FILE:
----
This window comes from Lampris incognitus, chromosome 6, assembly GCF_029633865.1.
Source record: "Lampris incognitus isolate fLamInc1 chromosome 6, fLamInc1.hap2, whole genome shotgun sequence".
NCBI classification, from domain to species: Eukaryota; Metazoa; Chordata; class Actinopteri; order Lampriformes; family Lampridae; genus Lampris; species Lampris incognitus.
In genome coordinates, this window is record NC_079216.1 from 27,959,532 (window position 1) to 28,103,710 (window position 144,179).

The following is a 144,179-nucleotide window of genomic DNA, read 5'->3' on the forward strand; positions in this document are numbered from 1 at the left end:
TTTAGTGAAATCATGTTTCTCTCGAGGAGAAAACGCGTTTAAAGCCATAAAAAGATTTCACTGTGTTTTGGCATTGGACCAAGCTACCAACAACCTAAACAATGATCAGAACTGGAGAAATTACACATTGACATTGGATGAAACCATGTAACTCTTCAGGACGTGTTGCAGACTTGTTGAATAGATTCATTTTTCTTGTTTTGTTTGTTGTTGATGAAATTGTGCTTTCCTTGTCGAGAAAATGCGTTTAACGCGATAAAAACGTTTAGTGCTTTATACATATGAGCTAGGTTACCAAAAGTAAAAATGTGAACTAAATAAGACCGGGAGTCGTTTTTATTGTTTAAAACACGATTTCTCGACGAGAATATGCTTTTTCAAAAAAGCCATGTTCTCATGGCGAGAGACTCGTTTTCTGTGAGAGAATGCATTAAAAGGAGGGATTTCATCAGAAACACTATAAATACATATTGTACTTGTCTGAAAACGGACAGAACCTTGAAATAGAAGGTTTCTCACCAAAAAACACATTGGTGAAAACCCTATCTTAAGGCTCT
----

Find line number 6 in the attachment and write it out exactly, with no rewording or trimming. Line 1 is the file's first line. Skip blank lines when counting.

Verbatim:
TTTAGTGAAATCATGTTTCTCTCGAGGAGAAAACGCGTTTAAAGCCATAAAAAGATTTCACTGTGTTTTGGCATTGGACCAAGCTACCAACAACCTAAACAATGATCAGAACTGGAGAAATTACACATTGACATTGGATGAAACCATGTAACTCTTCAGGACGTGTTGCAGACTTGTTGAATAGATTCATTTTTCTTGTTTTGTTTGTTGTTGATGAAATTGTGCTTTCCTTGTCGAGAAAATGCGTTTAACGCGATAAAAACGTTTAGTGCTTTATACATATGAGCTAGGTTACCAAAAGTAAAAATGTGAACTAAATAAGACCGGGAGTCGTTTTTATTGTTTAAAACACGATTTCTCGACGAGAATATGCTTTTTCAAAAAAGCCATGTTCTCATGGCGAGAGACTCGTTTTCTGTGAGAGAATGCATTAAAAGGAGGGATTTCATCAGAAACACTATAAATACATATTGTACTTGTCTGAAAACGGACAGAACCTTGAAATAGAAGGTTTCTCACCAAAAAACACATTGGTGAAAACCCTATCTTAAGGCTCT